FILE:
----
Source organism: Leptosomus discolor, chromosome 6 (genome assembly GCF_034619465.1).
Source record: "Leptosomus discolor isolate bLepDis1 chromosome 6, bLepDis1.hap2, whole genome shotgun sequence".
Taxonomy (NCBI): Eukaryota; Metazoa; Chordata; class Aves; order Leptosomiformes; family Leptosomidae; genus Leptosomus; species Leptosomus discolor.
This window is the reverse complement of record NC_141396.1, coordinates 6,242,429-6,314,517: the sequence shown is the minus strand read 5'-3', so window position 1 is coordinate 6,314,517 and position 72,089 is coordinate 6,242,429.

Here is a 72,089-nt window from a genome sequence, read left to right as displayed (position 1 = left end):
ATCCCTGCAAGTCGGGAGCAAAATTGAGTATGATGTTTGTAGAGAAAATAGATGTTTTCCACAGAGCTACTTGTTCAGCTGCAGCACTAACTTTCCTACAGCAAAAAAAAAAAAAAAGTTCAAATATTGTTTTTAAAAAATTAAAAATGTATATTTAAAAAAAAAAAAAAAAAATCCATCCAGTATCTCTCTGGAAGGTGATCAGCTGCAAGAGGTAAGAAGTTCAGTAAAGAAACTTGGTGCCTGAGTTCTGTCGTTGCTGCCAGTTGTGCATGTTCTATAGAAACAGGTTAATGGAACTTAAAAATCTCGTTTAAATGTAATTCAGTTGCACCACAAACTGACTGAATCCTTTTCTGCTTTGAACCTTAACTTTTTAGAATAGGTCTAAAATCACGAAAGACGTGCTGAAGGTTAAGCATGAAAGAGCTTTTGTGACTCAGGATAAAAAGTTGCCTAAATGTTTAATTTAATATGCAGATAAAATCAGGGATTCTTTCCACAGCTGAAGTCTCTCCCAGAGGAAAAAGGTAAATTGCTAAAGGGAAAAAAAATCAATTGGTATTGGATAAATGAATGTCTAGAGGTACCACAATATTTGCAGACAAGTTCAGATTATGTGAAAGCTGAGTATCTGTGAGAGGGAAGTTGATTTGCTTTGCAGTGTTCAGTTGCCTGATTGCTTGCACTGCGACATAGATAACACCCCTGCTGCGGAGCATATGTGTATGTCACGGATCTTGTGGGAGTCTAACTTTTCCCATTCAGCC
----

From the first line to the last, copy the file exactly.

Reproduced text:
Source organism: Leptosomus discolor, chromosome 6 (genome assembly GCF_034619465.1).
Source record: "Leptosomus discolor isolate bLepDis1 chromosome 6, bLepDis1.hap2, whole genome shotgun sequence".
Taxonomy (NCBI): Eukaryota; Metazoa; Chordata; class Aves; order Leptosomiformes; family Leptosomidae; genus Leptosomus; species Leptosomus discolor.
This window is the reverse complement of record NC_141396.1, coordinates 6,242,429-6,314,517: the sequence shown is the minus strand read 5'-3', so window position 1 is coordinate 6,314,517 and position 72,089 is coordinate 6,242,429.

Here is a 72,089-nt window from a genome sequence, read left to right as displayed (position 1 = left end):
ATCCCTGCAAGTCGGGAGCAAAATTGAGTATGATGTTTGTAGAGAAAATAGATGTTTTCCACAGAGCTACTTGTTCAGCTGCAGCACTAACTTTCCTACAGCAAAAAAAAAAAAAAAGTTCAAATATTGTTTTTAAAAAATTAAAAATGTATATTTAAAAAAAAAAAAAAAAAATCCATCCAGTATCTCTCTGGAAGGTGATCAGCTGCAAGAGGTAAGAAGTTCAGTAAAGAAACTTGGTGCCTGAGTTCTGTCGTTGCTGCCAGTTGTGCATGTTCTATAGAAACAGGTTAATGGAACTTAAAAATCTCGTTTAAATGTAATTCAGTTGCACCACAAACTGACTGAATCCTTTTCTGCTTTGAACCTTAACTTTTTAGAATAGGTCTAAAATCACGAAAGACGTGCTGAAGGTTAAGCATGAAAGAGCTTTTGTGACTCAGGATAAAAAGTTGCCTAAATGTTTAATTTAATATGCAGATAAAATCAGGGATTCTTTCCACAGCTGAAGTCTCTCCCAGAGGAAAAAGGTAAATTGCTAAAGGGAAAAAAAATCAATTGGTATTGGATAAATGAATGTCTAGAGGTACCACAATATTTGCAGACAAGTTCAGATTATGTGAAAGCTGAGTATCTGTGAGAGGGAAGTTGATTTGCTTTGCAGTGTTCAGTTGCCTGATTGCTTGCACTGCGACATAGATAACACCCCTGCTGCGGAGCATATGTGTATGTCACGGATCTTGTGGGAGTCTAACTTTTCCCATTCAGCC